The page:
• Governance
  • Child Safety Operations
  • Screening
  • Training
  • Response

An additional program that is empowering pre-K-12th grade in body safety is the Childhelp Speak Up Be Safe program, which helps children and teens learn the skills to prevent or interrupt cycles of neglect, bullying, and child abuse.

What’s at stake if we fail? Quite simply, the faith of our children and how they will interpret what happened to them. Hiding the past involves denial. Denial of the past prohibits God’s redemptive work of sanctification in us. As a body of believers, we should adhere to Ephesians 5:11 and expose the works of darkness. For the sake of our churches, our communities, and our children, we must act now—every child and every soul matters.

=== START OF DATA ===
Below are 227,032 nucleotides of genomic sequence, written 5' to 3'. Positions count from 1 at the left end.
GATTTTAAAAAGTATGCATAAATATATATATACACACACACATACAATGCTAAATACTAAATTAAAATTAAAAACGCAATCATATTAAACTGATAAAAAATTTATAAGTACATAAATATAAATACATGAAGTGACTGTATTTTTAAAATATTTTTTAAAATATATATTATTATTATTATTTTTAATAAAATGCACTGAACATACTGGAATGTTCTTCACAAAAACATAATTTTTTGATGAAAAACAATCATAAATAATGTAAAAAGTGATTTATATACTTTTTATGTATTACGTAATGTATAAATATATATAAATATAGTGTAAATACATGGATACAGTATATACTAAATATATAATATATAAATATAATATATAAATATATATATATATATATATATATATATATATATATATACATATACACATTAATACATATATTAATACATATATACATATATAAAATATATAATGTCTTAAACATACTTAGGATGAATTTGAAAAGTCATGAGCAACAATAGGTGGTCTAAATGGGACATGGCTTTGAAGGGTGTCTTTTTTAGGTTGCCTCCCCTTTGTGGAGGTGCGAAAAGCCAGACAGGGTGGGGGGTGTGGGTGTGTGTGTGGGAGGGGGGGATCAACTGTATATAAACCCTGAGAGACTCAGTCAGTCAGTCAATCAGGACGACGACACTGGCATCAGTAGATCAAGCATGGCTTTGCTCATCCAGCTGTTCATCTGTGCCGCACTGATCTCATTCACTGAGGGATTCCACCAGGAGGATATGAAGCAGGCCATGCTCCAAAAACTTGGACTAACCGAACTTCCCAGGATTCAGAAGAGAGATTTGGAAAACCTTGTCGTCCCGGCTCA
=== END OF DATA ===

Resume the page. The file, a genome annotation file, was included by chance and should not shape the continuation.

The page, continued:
[1] https://www.cdc.gov/violenceprevention/childsexualabuse/fastfact.html

[3] https://pubmed.ncbi.nlm.nih.gov/27936851/

[4] https://jennaquinn.net/the-jenna-quinn-law

[5] Drebing et al., “Long Term Impact of Child Abuse,” 369

[6] https://www.rainn.org/statistics/children-and-teens

[7] https://buildinghopetoday.org/

Jenna Quinn

Author Jenna Quinn

Jenna Quinn has pioneered the national child sexual abuse prevention movement since 2004. She is also the author of Pure In Heart, a TED speaker, and the namesake of Jenna’s Law. Jenna is also the founder of Reveal To Heal International nonprofit and the National Spokesperson for Childhelp Speak Up Be Safe. She has participated in both local and international radio, television, and news programs, dedicating the past 17 years of her life to educating and inspiring others.